Soil health key to premium crop grower’s sustainability goals

Growing premium crops for local markets is helping Fife farmer Alan Steven optimise margins at Hillhead Farm, Kingsbarns, St Andrews.

“Our location means haulage is a significant factor,” says Mr Steven, who grows a mixture of potatoes, field-scale vegetables and cereals on a seven-year rotation.

Flexibility is key in growing 40ha of seed potatoes – plus an additional 10ha for the ware market, he adds.

Other enterprises are Brussels sprouts (10ha), parsnips (6ha), malting barley (40ha), oats (10ha) and winter wheat (14ha).

See also: New body to develop Scottish oat milk market

All markets are within about 20 miles, says Mr Steven, who farms with his brother, John, and cousins. It’s a key way of keeping transport costs low, he adds.

“Where we are, it is very easy to spend £500 on a lorry going somewhere.”

Potatoes go to Inchture for packing, while the vegetables and oats go to a local processor and Scott’s Porage Oats at Cupar.

Wheat goes to the Cameronbridge distillery and malting barley goes to McCreath Simpson and Prentice at Dundee.

Farm facts: Hillhead Farm, Kingsbarns, St Andrews, Fife

  • Farm size: 138ha
  • Annual rainfall: 710mm
  • Soil type: Loam

Cover crops

The farm’s location brings other challenges, too. The coastal climate – and cold sea fog or “haar” – means weather windows are frequently tight, restricting the timeliness of operations during spring and summer.

“You can lose a week very quickly in this part of the world,” says Mr Steven.

Keen to improve soil health and structure, he is experimenting with cover crops ahead of potatoes and Brussels sprouts. But damp autumn weather doesn’t encourage important early growth in chopped straw stubbles.

“It’s a learning curve and we feel the soil is better if there is something in it. But we also need a cover crop that doesn’t encourage slugs, especially as we chop straw. They are the bane of potatoes and Brussels sprouts.

“We’ve done radish mixes and didn’t let it go to seed, but we’ve still had volunteers coming up in our sprout crop.

“So we’re still trying to discover the best cover crop mixture – what will most benefit the crops and soil.”

Transition goals

  • Reducing cultivations
  • Improving soil health
  • More resilient rotations

Soil structure

Chopping straw after winter barley for 20-plus years has helped improve soil organic matter. But it adds to the challenge of establishing cover crops efficiently, and Mr Steven’s determination to reduce his cultivations.

“Two years ago, we grew vetch and clover and lost one field to slugs. But another field sown across the dyke the next day was perfect.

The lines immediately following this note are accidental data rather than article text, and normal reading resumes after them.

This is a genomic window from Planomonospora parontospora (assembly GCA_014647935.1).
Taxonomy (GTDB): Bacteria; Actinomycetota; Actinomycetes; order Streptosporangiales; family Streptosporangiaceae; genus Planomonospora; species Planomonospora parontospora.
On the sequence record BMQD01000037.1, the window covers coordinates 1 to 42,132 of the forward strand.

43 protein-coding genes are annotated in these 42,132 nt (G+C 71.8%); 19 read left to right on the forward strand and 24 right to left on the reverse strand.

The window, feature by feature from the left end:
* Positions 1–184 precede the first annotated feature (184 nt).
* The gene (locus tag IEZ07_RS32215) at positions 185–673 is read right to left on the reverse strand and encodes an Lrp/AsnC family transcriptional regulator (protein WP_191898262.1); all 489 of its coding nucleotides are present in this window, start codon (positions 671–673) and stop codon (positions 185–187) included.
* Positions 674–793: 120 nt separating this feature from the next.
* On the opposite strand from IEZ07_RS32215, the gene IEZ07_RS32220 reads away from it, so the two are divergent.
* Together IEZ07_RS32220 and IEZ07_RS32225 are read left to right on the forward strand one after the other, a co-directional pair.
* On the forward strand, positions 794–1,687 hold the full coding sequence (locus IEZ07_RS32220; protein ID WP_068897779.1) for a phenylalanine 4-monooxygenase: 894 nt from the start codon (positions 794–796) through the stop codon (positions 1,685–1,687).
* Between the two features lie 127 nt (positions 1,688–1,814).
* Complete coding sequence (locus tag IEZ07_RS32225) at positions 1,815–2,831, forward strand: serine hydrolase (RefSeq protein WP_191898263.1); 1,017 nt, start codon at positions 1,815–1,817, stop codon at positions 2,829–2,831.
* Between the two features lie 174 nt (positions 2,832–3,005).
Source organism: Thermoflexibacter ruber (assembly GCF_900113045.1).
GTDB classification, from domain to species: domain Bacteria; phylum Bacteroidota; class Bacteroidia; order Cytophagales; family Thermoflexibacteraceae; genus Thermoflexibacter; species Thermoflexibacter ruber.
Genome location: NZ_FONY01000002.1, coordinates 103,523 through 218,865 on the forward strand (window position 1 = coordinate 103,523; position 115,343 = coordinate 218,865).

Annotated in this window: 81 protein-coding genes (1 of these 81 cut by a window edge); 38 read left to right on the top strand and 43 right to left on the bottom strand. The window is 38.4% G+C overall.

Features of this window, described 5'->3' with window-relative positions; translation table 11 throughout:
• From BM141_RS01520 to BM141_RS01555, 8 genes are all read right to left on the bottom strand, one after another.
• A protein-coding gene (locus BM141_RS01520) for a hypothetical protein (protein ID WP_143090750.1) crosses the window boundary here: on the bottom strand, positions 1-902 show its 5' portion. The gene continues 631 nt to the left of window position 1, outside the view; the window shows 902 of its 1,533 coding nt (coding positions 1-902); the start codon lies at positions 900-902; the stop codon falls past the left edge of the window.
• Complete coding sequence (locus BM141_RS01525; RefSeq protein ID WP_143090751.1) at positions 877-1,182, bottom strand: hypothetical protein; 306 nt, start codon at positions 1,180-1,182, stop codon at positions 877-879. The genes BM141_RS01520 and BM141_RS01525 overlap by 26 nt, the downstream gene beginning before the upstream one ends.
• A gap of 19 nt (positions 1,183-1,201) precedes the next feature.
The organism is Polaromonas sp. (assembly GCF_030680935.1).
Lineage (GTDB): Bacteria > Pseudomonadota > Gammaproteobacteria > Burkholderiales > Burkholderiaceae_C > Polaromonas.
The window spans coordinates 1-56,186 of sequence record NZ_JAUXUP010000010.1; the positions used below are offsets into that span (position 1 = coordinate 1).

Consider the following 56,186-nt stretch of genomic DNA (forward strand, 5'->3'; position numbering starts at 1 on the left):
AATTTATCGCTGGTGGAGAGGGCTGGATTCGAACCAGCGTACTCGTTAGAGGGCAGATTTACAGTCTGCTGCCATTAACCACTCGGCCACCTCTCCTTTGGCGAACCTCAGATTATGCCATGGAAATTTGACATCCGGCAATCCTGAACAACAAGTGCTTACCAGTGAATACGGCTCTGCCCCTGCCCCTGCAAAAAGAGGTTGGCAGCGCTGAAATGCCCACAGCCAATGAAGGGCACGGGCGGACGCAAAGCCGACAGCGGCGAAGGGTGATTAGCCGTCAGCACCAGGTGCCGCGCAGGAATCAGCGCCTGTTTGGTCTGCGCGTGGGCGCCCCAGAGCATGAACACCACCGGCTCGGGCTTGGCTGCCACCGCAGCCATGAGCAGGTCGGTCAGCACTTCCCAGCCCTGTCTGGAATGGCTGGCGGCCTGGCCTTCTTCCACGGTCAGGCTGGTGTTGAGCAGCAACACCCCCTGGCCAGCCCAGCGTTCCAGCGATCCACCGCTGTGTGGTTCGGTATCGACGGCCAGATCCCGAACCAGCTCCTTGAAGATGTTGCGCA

“A lot of it depends on the weather – we need a good window to get something up and away.

“We’ve tried a stocks seeder unit on a Sumo and an Amazone one-pass, and they do the job but we want to move less soil.

“That means finding a drill that can sow into chopped straw and get good seed-to-soil contact.”

An on-farm demonstration of a direct drill proved successful in a dry year. But Mr Steven says a machine must cope with all conditions.

Manufacturers can be reluctant to put a drill on demo for such a short sowing window, he adds.

Avoiding compaction

“We try to avoid recreational cultivation, and used to rely on the frost to break down the soil. But we’ve stopped winter ploughing because we do overwintered stubbles, which means we don’t get that benefit.

“In the spring, the soil is too wet underneath so you immediately start with compaction.

“It means we are ploughing and then going in with a bed-tiller only a week or so before planting potatoes – it’s not ideal.”

At the same time, manufacturers have got too hung up on building more strength into machinery, says Mr Steven.

“There isn’t much more you can do with a 200hp tractor than a 100hp tractor, but it is heavier and adds compaction,” he adds.

“We’re not just farming short term – we’re hopefully farming for future generations. We want to feel that our soil is improving.

“We firmly believe that if you look after your soil, it will look after you.”

Alan Steven is one of our Transition Farmers. Join them as they strive to become financially and environmentally sustainable and how they intend to overcome the challenges they face over the next five years.

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This article forms part of Farmers Weekly’s Transition series, which looks at how farmers can make their businesses more financially and environmentally sustainable.

During the series we follow our group of 16 Transition Farmers through the challenges and opportunities as they seek to improve their farm businesses.

Transition is an independent editorial initiative supported by our UK-wide network of partners, who have made it possible to bring you this series.

Visit the Transition content hub to find out more.